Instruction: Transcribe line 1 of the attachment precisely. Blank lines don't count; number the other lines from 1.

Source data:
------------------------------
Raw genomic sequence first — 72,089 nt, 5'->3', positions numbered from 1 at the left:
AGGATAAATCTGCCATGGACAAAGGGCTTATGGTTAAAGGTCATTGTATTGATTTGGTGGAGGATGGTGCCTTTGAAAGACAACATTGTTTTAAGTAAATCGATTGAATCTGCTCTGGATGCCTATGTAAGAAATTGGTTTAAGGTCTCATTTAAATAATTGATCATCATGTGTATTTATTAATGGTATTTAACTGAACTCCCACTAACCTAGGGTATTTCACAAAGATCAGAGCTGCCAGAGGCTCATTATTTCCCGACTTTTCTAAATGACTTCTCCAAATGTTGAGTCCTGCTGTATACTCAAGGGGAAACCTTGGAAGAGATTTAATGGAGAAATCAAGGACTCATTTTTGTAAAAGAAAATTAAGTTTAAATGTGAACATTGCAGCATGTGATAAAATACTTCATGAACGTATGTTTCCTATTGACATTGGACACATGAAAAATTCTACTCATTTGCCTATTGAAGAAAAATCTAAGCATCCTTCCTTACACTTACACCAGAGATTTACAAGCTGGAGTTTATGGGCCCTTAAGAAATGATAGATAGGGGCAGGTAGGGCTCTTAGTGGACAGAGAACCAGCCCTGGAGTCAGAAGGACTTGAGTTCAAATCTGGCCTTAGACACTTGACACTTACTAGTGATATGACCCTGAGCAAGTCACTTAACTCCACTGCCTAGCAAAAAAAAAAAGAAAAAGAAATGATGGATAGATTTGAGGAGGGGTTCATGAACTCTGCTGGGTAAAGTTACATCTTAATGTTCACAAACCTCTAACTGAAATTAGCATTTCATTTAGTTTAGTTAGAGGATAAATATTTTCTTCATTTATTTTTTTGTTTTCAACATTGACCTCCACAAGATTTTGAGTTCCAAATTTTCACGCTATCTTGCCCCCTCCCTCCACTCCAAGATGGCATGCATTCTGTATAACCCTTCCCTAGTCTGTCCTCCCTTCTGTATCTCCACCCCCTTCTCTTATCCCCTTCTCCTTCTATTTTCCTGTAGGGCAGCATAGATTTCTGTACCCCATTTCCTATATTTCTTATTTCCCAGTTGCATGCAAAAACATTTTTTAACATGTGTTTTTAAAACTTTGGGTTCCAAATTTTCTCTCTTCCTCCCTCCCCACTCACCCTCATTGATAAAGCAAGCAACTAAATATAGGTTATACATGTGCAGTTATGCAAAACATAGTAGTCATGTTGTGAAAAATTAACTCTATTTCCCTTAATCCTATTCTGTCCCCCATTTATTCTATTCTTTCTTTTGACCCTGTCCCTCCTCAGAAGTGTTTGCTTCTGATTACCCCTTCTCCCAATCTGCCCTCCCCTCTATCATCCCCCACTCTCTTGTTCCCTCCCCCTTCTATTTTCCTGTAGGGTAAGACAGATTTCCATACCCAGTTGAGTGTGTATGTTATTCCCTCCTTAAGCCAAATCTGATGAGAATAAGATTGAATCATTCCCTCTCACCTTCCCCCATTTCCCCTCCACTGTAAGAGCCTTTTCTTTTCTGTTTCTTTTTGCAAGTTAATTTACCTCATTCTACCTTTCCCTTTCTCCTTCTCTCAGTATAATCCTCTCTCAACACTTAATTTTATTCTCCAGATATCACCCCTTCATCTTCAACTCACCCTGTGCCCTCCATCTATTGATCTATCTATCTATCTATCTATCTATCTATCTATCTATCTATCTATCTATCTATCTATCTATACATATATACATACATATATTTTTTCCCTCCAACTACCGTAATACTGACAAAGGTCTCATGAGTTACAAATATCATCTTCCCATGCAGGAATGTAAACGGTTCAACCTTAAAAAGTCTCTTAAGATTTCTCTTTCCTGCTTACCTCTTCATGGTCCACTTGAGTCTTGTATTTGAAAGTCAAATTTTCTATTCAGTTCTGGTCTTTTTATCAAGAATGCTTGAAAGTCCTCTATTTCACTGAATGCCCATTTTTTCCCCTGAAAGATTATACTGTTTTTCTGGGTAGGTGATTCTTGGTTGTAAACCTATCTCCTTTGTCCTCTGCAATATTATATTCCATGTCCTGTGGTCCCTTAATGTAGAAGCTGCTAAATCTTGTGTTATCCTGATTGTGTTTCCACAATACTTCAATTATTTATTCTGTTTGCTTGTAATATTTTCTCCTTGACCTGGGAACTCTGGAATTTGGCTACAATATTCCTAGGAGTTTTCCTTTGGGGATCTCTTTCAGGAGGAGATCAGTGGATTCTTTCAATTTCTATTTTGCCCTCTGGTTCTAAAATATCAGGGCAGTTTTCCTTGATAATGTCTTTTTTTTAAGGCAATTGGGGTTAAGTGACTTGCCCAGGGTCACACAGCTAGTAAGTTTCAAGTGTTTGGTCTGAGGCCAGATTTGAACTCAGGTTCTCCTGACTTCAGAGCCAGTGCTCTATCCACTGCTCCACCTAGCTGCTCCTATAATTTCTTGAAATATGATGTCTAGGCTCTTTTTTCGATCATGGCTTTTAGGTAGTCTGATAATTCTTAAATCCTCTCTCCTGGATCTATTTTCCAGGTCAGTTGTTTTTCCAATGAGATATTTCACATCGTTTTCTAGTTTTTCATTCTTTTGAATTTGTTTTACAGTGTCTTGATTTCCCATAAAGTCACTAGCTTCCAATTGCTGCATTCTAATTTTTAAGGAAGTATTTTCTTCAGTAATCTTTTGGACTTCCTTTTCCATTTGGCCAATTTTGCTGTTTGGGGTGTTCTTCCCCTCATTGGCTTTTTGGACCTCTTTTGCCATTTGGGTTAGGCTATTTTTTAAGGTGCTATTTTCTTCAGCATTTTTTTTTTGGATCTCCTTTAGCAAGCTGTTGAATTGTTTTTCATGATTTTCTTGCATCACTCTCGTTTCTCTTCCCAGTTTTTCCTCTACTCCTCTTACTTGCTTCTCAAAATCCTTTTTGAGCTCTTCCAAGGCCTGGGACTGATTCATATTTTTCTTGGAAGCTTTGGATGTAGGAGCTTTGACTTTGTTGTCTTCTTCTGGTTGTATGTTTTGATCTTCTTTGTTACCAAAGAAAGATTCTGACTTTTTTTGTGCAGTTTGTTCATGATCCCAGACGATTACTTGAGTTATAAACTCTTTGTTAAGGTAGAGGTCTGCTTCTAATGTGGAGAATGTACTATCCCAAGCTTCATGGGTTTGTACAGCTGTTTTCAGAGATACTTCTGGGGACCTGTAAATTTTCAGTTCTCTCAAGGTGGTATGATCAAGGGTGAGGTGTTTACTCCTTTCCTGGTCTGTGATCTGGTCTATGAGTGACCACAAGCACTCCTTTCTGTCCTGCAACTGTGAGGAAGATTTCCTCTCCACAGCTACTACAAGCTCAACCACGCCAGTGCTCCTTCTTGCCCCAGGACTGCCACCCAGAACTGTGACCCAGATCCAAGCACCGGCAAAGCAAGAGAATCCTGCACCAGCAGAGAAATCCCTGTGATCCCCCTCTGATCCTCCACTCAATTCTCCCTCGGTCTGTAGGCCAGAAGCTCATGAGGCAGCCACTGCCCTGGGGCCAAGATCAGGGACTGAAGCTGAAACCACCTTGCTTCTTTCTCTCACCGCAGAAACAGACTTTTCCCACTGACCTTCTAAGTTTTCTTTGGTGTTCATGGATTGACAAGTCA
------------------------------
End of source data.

Raw genomic sequence first — 72,089 nt, 5'->3', positions numbered from 1 at the left: